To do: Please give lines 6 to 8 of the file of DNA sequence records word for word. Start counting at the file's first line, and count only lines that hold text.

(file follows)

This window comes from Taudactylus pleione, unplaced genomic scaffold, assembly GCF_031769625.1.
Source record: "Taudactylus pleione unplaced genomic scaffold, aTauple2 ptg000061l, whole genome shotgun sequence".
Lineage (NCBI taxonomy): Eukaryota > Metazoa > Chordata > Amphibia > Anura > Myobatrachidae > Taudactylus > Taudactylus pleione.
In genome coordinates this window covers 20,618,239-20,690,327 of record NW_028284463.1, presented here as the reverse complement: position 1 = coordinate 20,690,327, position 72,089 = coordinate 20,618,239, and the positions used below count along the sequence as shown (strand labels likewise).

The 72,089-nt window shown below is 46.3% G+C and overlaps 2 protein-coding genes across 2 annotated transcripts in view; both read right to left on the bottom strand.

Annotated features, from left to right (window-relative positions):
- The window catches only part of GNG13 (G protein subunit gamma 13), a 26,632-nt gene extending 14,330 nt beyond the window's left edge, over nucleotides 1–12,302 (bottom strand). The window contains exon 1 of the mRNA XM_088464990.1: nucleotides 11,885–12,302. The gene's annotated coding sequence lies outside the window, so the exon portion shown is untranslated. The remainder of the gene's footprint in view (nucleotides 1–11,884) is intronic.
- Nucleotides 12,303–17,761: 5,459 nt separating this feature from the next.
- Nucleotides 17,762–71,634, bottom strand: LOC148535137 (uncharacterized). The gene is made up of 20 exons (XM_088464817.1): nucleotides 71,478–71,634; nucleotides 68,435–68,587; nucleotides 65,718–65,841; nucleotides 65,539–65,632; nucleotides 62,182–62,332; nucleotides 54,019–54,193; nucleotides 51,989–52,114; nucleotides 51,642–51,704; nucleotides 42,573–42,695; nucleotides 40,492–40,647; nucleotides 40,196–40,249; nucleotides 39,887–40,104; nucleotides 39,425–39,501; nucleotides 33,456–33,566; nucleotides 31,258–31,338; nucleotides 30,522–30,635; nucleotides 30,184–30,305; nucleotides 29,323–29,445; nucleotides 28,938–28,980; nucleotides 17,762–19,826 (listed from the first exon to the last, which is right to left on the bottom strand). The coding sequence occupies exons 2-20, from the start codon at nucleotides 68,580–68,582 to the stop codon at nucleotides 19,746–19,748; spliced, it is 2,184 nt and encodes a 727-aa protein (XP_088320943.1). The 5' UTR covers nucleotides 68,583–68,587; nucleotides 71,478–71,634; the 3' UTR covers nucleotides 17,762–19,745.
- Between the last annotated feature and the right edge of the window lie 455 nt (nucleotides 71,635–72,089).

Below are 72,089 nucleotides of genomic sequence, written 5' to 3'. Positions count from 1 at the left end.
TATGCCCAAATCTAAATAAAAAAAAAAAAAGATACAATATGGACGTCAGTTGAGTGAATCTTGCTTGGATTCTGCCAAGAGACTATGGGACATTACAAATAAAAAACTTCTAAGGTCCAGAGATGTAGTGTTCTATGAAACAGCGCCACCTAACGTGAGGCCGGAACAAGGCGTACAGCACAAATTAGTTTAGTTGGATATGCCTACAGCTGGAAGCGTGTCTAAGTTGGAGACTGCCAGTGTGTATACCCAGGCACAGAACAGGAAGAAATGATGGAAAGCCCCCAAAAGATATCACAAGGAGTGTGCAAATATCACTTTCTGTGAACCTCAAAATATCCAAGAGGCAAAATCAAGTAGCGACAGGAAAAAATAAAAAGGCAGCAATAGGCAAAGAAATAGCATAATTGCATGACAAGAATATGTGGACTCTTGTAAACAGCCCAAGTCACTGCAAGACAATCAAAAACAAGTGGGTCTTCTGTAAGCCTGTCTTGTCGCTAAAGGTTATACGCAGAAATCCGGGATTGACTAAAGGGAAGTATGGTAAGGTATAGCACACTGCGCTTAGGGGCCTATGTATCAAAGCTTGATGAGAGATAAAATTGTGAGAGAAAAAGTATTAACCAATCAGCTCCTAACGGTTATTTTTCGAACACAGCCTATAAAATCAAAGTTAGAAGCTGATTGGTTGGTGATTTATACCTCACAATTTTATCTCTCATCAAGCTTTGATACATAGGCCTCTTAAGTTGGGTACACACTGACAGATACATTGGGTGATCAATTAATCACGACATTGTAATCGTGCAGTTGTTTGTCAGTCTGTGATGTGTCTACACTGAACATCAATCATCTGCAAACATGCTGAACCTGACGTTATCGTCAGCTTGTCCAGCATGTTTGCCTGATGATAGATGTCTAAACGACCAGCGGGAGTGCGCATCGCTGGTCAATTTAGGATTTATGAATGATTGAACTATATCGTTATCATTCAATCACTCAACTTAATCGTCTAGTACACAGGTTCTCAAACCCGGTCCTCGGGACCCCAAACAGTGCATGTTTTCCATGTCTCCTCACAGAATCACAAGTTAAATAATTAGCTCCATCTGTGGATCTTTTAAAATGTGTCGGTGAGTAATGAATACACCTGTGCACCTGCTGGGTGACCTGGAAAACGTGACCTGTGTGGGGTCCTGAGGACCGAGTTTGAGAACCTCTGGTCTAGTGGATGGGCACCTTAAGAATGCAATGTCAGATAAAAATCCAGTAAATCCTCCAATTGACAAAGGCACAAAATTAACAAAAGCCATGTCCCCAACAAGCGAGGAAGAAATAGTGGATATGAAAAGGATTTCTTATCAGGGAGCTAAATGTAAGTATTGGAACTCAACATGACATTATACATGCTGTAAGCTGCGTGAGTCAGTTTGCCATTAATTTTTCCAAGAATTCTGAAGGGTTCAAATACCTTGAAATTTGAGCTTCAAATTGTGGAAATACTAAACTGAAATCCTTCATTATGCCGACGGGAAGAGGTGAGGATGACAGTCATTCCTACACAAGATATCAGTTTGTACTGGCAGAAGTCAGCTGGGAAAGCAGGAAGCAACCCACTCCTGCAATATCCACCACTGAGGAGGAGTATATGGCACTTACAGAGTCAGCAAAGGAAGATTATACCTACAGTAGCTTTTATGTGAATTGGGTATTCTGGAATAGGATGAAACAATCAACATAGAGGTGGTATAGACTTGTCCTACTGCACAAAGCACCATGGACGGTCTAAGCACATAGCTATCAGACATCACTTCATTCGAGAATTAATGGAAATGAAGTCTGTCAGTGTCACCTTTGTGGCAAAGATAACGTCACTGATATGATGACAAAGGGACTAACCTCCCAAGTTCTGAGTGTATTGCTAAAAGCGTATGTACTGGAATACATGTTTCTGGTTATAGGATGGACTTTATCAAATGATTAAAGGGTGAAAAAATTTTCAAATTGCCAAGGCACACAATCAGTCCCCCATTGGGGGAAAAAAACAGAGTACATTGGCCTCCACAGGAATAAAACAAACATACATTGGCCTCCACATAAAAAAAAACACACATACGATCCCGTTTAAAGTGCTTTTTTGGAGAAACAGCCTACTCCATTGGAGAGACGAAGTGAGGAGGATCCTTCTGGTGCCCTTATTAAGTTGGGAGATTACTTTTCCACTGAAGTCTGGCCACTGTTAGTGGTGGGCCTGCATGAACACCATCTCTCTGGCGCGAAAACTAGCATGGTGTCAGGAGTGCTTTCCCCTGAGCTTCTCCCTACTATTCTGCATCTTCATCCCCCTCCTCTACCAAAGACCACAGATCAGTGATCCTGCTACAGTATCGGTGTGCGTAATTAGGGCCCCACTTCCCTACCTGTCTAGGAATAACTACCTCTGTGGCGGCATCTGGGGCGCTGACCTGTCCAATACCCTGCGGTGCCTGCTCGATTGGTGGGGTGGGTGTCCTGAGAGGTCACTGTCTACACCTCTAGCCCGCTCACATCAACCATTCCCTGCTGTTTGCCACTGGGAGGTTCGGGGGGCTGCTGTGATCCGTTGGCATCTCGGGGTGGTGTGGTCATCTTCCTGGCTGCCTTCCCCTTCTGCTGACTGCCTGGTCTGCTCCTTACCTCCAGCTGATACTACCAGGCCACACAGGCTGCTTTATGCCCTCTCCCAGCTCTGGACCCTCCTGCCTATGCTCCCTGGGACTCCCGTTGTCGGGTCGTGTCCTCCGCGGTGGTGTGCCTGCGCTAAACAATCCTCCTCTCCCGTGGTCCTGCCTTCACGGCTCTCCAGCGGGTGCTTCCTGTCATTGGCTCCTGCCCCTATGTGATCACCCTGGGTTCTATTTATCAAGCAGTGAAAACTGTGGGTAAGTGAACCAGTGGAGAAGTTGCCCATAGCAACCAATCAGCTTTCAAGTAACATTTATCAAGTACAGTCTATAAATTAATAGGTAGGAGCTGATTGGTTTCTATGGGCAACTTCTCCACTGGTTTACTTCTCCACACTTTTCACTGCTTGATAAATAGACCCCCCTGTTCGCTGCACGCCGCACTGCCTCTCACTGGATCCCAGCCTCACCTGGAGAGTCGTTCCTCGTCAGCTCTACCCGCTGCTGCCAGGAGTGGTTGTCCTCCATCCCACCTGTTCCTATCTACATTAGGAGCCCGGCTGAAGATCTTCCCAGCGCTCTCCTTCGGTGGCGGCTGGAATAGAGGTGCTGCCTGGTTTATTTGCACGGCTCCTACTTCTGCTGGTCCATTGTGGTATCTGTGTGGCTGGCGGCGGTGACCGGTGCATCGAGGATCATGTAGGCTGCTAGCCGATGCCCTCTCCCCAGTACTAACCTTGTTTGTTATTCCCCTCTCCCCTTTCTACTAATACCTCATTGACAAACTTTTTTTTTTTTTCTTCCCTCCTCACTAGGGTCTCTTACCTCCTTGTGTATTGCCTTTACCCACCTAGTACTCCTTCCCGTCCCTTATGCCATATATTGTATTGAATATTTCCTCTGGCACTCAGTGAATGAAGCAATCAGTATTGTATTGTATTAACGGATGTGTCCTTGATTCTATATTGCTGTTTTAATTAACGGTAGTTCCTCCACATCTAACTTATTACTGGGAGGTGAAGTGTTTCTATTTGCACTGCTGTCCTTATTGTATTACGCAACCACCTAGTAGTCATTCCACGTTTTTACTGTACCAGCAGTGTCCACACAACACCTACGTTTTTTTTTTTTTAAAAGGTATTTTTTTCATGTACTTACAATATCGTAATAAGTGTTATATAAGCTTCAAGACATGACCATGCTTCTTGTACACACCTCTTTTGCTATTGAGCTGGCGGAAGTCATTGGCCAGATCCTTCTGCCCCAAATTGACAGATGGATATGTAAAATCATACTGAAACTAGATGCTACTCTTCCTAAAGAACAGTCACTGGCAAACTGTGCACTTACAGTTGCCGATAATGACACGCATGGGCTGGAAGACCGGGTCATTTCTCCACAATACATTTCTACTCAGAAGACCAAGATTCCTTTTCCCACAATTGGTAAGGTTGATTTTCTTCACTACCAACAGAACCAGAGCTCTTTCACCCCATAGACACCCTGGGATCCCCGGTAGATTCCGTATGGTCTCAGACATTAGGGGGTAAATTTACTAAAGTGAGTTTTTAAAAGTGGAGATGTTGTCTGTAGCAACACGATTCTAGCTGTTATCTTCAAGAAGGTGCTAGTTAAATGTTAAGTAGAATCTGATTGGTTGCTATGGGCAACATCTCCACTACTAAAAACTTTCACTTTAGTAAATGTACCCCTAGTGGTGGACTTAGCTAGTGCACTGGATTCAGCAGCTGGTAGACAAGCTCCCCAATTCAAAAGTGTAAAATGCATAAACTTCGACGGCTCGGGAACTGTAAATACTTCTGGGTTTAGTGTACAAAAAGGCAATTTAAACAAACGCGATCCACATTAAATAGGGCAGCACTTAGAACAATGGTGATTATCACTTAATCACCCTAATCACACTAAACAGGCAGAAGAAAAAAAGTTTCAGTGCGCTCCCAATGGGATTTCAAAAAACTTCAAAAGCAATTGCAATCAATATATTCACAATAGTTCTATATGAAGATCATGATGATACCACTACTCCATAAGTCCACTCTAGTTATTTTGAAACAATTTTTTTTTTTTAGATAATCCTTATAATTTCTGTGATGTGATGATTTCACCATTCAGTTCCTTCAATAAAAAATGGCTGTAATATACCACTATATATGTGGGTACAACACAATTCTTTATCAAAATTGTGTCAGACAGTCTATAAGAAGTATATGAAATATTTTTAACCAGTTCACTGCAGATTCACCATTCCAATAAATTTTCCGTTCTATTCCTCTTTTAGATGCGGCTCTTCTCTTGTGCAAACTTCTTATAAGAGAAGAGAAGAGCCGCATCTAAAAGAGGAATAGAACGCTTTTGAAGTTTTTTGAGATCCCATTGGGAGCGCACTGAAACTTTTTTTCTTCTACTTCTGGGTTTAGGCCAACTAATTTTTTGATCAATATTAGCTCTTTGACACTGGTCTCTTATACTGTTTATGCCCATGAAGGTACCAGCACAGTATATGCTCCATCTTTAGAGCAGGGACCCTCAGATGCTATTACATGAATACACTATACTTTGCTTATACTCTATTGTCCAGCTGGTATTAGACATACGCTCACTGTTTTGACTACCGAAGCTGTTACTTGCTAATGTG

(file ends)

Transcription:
Annotated features, from left to right (window-relative positions):
- The window catches only part of GNG13 (G protein subunit gamma 13), a 26,632-nt gene extending 14,330 nt beyond the window's left edge, over nucleotides 1–12,302 (bottom strand). The window contains exon 1 of the mRNA XM_088464990.1: nucleotides 11,885–12,302. The gene's annotated coding sequence lies outside the window, so the exon portion shown is untranslated. The remainder of the gene's footprint in view (nucleotides 1–11,884) is intronic.
- Nucleotides 12,303–17,761: 5,459 nt separating this feature from the next.